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Why Donald Trump mocking a physically-disabled New York Times reporter is personal for me

Why Donald Trump mocking a physically-disabled New York Times reporter is personal for me

Republican presidential candidate Donald Trump mocked Serge Kovaleski, a reporter for The New York Times, by trying to mimic Kovaleski’s arm movements at a recent Trump campaign rally. Kovaleski suffers from arthrogryposis, a physical disability that limits the functionality of his joints.

While I’m not fond of the corporate media in this country (for completely different reasons than why Trump doesn’t like the corporate media, however), and I don’t have a physical disability, I was personally offended by what Trump did.

I have Asperger’s syndrome, a developmental disorder that is considered an autism spectrum disorder. While Asperger’s is not considered a physical disability, one thing that I suffer from due to Asperger’s when I get excited, angry, frustrated, nervous, scared, etc. is uncontrollable hand and arm movements. I find mocking a person for a physical trait of theirs to be highly offensive.

Make no mistake about it, Donald Trump is running a presidential campaign in order to offend many people as possible. The fact that someone as offensive as Trump is anywhere close to being elected president is an absolutely frightening thought.

 

The U.S. Justice Department fights a different kind of segregation in Georgia

When most people think of the words “Georgia” and “segregation”, most people in this country think of racial segregation of the Jim Crow era of American history.

However, segregation still exists in Georgia, although it’s a different kind of segregation: segregating schoolchildren with behavioral disabilities from non-disabled schoolchildren and giving the disabled schoolchildren a far inferior educational experience than the non-disabled schoolchildren. Now, the U.S. Department of Justice has stepped in, and they’re using the federal Americans with Disabilities Act to try to end this form of segregation in Georgia schools:

The Justice Department has accused Georgia of segregating thousands of students with behavior-related disabilities, shunting them into a program that denies them access to their non-disabled peers and to extracurricular activities and other basic amenities, including gymnasiums, libraries and appropriately certified teachers.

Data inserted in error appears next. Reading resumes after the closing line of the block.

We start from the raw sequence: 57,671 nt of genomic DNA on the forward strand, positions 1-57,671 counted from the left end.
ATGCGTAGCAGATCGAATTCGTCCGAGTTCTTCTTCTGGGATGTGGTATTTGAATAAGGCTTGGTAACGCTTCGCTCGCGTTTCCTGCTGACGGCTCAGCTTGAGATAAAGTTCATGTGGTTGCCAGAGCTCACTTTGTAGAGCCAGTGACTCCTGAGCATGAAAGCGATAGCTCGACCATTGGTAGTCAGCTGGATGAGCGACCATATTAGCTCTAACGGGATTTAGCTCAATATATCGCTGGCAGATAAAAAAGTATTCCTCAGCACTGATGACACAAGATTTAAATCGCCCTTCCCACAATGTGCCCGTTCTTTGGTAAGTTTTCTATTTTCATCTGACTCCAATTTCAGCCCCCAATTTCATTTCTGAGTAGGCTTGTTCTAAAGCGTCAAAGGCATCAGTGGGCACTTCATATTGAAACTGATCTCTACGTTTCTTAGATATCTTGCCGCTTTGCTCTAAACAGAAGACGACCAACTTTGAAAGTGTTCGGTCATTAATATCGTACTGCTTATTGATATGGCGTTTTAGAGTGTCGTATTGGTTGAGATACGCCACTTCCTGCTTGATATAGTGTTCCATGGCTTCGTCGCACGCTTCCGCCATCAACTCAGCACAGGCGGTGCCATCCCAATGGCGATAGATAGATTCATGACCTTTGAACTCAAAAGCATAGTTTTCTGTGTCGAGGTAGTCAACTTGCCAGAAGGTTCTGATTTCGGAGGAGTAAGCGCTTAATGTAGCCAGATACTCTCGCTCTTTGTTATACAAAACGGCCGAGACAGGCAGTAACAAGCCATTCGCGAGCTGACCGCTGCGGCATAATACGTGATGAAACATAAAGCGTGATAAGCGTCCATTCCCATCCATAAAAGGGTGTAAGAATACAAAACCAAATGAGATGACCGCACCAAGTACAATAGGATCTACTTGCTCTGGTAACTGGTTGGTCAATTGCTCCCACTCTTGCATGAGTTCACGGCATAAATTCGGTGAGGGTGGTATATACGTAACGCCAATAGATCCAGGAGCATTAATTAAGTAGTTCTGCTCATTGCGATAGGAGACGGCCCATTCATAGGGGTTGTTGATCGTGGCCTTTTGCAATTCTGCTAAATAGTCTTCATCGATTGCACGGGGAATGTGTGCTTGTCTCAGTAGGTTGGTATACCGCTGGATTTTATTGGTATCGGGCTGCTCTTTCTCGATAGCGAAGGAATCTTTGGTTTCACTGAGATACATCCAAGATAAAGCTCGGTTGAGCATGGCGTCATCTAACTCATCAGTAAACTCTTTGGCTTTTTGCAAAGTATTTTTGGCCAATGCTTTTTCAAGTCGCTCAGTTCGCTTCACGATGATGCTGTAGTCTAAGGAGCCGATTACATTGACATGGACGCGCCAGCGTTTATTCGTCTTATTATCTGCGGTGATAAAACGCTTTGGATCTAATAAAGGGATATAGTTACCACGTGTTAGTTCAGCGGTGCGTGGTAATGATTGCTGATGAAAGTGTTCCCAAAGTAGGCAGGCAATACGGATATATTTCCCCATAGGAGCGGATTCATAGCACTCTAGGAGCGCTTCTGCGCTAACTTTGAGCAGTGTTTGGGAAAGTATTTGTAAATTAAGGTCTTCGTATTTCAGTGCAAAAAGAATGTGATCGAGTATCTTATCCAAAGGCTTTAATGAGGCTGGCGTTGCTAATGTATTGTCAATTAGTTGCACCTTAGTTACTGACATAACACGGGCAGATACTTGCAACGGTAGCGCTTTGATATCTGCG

The department’s years-long inquiry into Georgia’s programs, and the pressure it is now putting on state officials to revamp the way they educate students with disabilities, have brought hope to advocates in the state who have long tried unsuccessfully for change.

[…]

Justice did not investigate Georgia’s lapses under the nation’s main law for protecting the interests of special education students — the Individuals with Disabilities Education Act, or IDEA. Instead, the department focused on the state’s failure to comply with the Americans with Disabilities Act, a much more powerful civil rights tool, according to legal experts.

Once again, the school system in Georgia is running a separate and unequal scheme, but, this time, it involves giving students with behavioral disabilities an educational experience that is far inferior than the educational experience that non-disabled students receive. That is absolutely disgusting, and I hope that the Justice Department succeeds in its effort to bring an equal education experience to all Georgian schoolchildren.

Lexi Daniels, 15-year-old Ohio teenager with only one arm, is an absolutely amazing dancer

Lexi Daniels, a 15-year-old teenager from Columbus, Ohio who was born with only one full arm, performed this incredible hip hop dance in a dance class with WilldaBeast Adams, a dance choreographer who has choreographed with the likes of Madonna and Usher, at a Pittsburgh, Pennsylvania dance convention:

You can read more about Daniels’s incredible dance at The Huffington Post.

If one asked me to do the same dance that Lexi Daniels did, I, with both of my arms, couldn’t pull it off half as well as Daniels did with only one full arm. While I’m not a big fan of hip-hop music, It’s absolutely amazing to me that many “disabled” people can do far more incredible things than most people who have no physical disabilities like me.